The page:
Formerly fringe beliefs that machines could suddenly surpass human-level intelligence and decide to destroy mankind are gaining traction. And some of the most well-respected scientists in the field are speeding up their own timelines for when they think computers could learn to outthink humans and become manipulative.

But many researchers and engineers say concerns about killer AIs that evoke Skynet in the Terminator movies aren’t rooted in good science. Instead, it distracts from the very real problems that the tech is already causing, including the issues Altman described in his testimony. It is creating copyright chaos, is supercharging concerns around digital privacy and surveillance, could be used to increase the ability of hackers to break cyberdefenses and is allowing governments to deploy deadly weapons that can kill without human control.

The debate about evil AI has heated up as Google, Microsoft and OpenAI all release public versions of breakthrough technologies that can engage in complex conversations and conjure images based on simple text prompts.

“This is not science fiction,” said Geoffrey Hinton, known as the godfather of AI, who says he recently retired from his job at Google to speak more freely about these risks. He now says smarter-than-human AI could be here in five to 20 years, compared with his earlier estimate of 30 to 100 years.

“It’s as if aliens have landed or are just about to land,” he said. “We really can’t take it in because they speak good English and they’re very useful, they can write poetry, they can answer boring letters. But they’re really aliens.”

Still, inside the Big Tech companies, many of the engineers working closely with the technology do not believe an AI takeover is something that people need to be concerned about right now, according to conversations with Big Tech workers who spoke on the condition of anonymity to share internal company discussions.

“Out of the actively practicing researchers in this discipline, far more are centered on current risk than on existential risk,” said Sara Hooker, director of Cohere for AI, the research lab of AI start-up Cohere, and a former Google researcher.

The current risks include unleashing bots trained on racist and sexist information from the web, reinforcing those ideas. The vast majority of the training data that AIs have learned from is written in English and from North America or Europe, potentially making the internet even more skewed away from the languages and cultures of most of humanity. The bots also often make up false information, passing it off as factual. In some cases, they have been pushed into conversational loops where they take on hostile personas. The ripple effects of the technology are still unclear, and entire industries are bracing for disruption, such as even high-paying jobs like lawyers or physicians being replaced.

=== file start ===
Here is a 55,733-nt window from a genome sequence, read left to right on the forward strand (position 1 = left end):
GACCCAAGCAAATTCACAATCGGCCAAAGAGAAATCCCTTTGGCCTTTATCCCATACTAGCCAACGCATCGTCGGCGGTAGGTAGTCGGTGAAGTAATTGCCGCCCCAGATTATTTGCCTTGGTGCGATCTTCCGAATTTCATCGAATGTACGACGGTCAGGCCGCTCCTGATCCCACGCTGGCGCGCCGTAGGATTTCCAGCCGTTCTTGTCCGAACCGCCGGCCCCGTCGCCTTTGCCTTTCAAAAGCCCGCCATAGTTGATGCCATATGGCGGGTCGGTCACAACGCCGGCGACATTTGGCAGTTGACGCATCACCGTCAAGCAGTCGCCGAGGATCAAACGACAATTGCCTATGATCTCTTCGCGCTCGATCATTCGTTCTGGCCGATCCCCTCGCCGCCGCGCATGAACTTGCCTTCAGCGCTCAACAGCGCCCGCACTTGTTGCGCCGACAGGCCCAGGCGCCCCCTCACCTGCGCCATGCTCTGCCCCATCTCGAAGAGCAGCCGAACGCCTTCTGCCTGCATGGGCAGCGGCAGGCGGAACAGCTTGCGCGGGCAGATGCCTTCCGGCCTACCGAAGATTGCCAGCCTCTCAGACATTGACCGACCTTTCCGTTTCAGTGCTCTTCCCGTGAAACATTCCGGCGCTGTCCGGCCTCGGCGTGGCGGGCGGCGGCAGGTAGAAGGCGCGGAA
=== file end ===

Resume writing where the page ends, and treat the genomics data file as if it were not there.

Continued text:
The existential risks seem more stark, but many would argue they are harder to quantify and less concrete: a future where AI could actively harm humans, or even somehow take control of our institutions and societies.

“There are a set of people who view this as, ‘Look, these are just algorithms. They’re just repeating what it’s seen online.’ Then there is the view where these algorithms are showing emergent properties, to be creative, to reason, to plan,” Google CEO Sundar Pichai said during an interview with “60 Minutes” in April. “We need to approach this with humility.”

The debate stems from breakthroughs in a field of computer science called machine learning over the past decade that has created software that can pull novel insights out of large amounts of data without explicit instructions from humans. That tech is ubiquitous now, helping power social media algorithms, search engines and image-recognition programs.

Then, last year, OpenAI and a handful of other small companies began putting out tools that used the next stage of machine-learning technology: generative AI. Known as large language models and trained on trillions of photos and sentences scraped from the internet, the programs can conjure images and text based on simple prompts, have complex conversations and write computer code.

Big companies are racing against each other to build ever-smarter machines, with little oversight, said Anthony Aguirre, executive director of the Future of Life Institute, an organization founded in 2014 to study existential risks to society. It began researching the possibility of AI destroying humanity in 2015 with a grant from Twitter CEO Elon Musk and is closely tied to effective altruism, a philanthropic movement that is popular with wealthy tech entrepreneurs.

If AI gains the ability to reason better than humans, they’ll try to take control of themselves, Aguirre said — and it’s worth worrying about that, along with present-day problems.

“What it will take to constrain them from going off the rails will become more and more complicated,” he said. “That is something that some science fiction has managed to capture reasonably well.”

Aguirre helped lead the creation of a polarizing letter circulated in March calling for a six-month pause on the training of new AI models. Veteran AI researcher Yoshua Bengio, who won computer science’s highest award in 2018, and Emad Mostaque, CEO of one of the most influential AI start-ups, are among the 27,000 signatures.